Kristina Bröring-Sprehe was more than happy with her silver medal : “Medals always are something special – if one gets one in the individual rating it has even more significance,” so the 28-year-old said. The last rider of the team rating had a better time riding her horse this time. “In the Grand Prix Despi still held his breath,” Bröring-Sprehe told. “Today he fought for me. He didn’t show any signs of fatigue. In the individual rating one has a more liberated feeling, nobody wants to fail in the team.”
Today was a day full of great performances and great drama. the Grand Prix Special at the European Championships in Aachen took place. In the group of the top riders Kristina Bröring-Sprehe had to show a good result with Desperados FRH. The rider from Dinklage succeeded: The pair’s performance was flawless, with outright highlights and always in contact with the bit – after their performance, their score of 83,067% provided them with the lead. If Valegro made flaws -like in the Grand Prix- it could be enough for Bröring-Sprehe to win gold, so everybody thought. Valegro had one flaw in the one-time changes, but in the end it was still good enough for gold. The KWPN gelding was more vigorous than in the Grand Prix and on top level in all aspects, that was crystal clear. The judges awarded numerous 10s: for the trot tour, the piaffes, the two-time changes and the transitions.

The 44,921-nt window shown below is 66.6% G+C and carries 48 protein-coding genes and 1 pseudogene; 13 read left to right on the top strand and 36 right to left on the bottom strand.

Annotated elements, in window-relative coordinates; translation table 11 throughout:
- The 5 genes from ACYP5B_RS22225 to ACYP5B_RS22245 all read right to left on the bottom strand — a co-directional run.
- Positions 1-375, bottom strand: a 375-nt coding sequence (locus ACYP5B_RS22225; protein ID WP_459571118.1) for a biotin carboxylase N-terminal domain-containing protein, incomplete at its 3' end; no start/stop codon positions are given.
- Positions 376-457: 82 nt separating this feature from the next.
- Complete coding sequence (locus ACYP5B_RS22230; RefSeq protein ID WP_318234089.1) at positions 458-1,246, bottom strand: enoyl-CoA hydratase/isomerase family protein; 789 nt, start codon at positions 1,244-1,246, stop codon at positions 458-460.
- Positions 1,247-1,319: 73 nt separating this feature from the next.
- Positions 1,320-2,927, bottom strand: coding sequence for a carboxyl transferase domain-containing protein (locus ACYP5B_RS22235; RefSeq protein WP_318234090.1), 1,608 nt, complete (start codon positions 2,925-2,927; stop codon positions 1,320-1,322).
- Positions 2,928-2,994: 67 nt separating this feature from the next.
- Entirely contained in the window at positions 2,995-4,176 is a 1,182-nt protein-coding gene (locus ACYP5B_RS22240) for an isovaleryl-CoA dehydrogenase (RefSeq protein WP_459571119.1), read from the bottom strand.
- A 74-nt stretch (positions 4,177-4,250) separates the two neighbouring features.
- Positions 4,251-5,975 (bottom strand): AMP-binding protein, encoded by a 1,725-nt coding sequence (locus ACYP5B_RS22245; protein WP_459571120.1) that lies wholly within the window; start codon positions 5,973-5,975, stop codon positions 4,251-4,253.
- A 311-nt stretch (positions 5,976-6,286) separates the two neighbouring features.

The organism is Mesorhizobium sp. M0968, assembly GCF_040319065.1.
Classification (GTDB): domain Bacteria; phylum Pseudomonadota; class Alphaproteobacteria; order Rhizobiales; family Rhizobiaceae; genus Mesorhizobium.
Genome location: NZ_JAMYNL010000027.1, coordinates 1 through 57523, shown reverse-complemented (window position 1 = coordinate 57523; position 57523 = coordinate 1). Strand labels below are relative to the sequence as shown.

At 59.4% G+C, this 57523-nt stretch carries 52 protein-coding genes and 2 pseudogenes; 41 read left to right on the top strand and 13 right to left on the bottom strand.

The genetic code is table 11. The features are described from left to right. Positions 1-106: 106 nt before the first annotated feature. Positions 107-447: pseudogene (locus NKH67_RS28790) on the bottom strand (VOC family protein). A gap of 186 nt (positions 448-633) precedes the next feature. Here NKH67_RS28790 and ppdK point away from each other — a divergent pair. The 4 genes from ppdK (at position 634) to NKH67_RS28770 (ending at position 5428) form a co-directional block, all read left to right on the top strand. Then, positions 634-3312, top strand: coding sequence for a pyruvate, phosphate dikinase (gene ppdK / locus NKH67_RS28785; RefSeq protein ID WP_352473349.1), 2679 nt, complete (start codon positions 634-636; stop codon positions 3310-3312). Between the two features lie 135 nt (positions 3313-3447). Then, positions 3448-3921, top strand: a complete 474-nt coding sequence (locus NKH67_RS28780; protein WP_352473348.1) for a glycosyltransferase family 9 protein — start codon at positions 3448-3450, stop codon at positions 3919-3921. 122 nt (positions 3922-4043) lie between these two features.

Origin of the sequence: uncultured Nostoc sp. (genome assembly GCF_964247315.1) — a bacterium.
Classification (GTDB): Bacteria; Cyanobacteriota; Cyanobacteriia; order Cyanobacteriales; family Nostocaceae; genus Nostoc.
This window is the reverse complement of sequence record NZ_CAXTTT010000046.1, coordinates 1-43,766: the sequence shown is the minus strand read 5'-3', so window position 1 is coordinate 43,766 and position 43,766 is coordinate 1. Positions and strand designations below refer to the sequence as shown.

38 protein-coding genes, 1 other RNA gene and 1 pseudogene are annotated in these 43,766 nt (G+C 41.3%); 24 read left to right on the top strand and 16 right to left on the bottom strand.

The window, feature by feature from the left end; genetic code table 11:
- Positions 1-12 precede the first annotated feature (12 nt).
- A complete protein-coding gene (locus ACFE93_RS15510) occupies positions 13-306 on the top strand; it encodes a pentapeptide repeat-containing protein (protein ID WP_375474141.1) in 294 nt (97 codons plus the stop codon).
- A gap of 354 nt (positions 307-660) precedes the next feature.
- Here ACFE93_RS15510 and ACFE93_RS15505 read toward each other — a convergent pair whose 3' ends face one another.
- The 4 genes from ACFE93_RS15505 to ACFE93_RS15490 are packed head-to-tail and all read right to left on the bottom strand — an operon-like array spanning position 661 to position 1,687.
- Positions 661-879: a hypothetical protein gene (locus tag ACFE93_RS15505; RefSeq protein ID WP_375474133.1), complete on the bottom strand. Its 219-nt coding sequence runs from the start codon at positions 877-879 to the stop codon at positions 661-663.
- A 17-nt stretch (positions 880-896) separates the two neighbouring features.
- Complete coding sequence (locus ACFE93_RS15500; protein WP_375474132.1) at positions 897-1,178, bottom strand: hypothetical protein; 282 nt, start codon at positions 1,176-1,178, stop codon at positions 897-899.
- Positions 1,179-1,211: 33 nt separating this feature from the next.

“After the whole thing that happened here last year and the flaws in the Grand Prix the day before yesterday it really wasn’t easy to ride into this atmosphere in Germany. I mean the audience obviously favours the Germans,” Dujadin said. “However, the audience also liked my performance. One could hear everything: how they held their breath and cried “ohhhh” to the flaw – I really enjoyed it.”
Already during the warm up Valegro felt good, so the old and new European Champion said. Actually so good that she knew she could risk something today. And when she came into the arena and heard the thunderous applause for Kristina Sprehe and saw the high score the British rider was even more incited. “It was no reason to be afraid,” so the gold-winning rider said, “I just wanted it even more.”
Third place – and that was a surprise- went to Dutch Hans Peter Minderhoud and his Jazz son Glock’s Johnson TN. He won bronze with 79,034 percent, his first individual medal in a championship. However, for Minderhoud this medal also meant a certain “sacrifice”. The person everybody trusted to win a medal in the individual rating was his partner Edward Gal, especially after his sensational performance with Glock’s Undercover in the Grand Prix which left Gal in second place. Unfortunately this Grand Prix still seemed to influence the horse or, rather more the applause after the performance. It is widely known that the KWPN gelding is sensitive to noise. After the Grand Prix the audience applauded enthusiastically and Undercover, so Bondscoach Wim Ernes said later, was already nervous on the way to the arena. While everything was still ok during the warm up the black gelding got more and more excited on the way to the big arena. Undercover already did the piaffe during the first salute and Edward Gal was hard pressed to keep the horse calm – obviously the black then bit his tongue. In the second passage tour Undercover bled slightly from his mouth and got eliminated. Hans Peter Minderhoud said: ” I saw Edward’s scores while I was in the warm up area and thought first “Hm, maybe I can win a medal” when he only had 75% after the walk. But when I saw the blood I only thought “shit”.